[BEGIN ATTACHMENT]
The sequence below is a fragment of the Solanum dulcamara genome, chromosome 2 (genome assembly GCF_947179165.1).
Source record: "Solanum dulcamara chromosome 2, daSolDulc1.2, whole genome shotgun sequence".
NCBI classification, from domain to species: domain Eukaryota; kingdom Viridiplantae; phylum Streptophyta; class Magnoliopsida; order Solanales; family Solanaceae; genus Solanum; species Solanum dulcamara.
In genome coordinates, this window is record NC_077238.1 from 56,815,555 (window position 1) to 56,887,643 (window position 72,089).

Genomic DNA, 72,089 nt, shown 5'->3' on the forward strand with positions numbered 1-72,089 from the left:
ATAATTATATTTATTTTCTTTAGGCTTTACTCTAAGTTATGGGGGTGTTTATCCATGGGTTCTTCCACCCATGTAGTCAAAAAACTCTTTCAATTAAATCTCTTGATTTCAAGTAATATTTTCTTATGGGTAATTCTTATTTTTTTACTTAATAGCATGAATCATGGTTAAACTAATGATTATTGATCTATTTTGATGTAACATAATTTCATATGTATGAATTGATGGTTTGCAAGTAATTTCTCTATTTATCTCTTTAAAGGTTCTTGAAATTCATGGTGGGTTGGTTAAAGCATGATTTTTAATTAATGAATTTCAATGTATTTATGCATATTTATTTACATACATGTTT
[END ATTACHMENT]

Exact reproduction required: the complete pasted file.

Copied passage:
The sequence below is a fragment of the Solanum dulcamara genome, chromosome 2 (genome assembly GCF_947179165.1).
Source record: "Solanum dulcamara chromosome 2, daSolDulc1.2, whole genome shotgun sequence".
NCBI classification, from domain to species: domain Eukaryota; kingdom Viridiplantae; phylum Streptophyta; class Magnoliopsida; order Solanales; family Solanaceae; genus Solanum; species Solanum dulcamara.
In genome coordinates, this window is record NC_077238.1 from 56,815,555 (window position 1) to 56,887,643 (window position 72,089).

Genomic DNA, 72,089 nt, shown 5'->3' on the forward strand with positions numbered 1-72,089 from the left:
ATAATTATATTTATTTTCTTTAGGCTTTACTCTAAGTTATGGGGGTGTTTATCCATGGGTTCTTCCACCCATGTAGTCAAAAAACTCTTTCAATTAAATCTCTTGATTTCAAGTAATATTTTCTTATGGGTAATTCTTATTTTTTTACTTAATAGCATGAATCATGGTTAAACTAATGATTATTGATCTATTTTGATGTAACATAATTTCATATGTATGAATTGATGGTTTGCAAGTAATTTCTCTATTTATCTCTTTAAAGGTTCTTGAAATTCATGGTGGGTTGGTTAAAGCATGATTTTTAATTAATGAATTTCAATGTATTTATGCATATTTATTTACATACATGTTT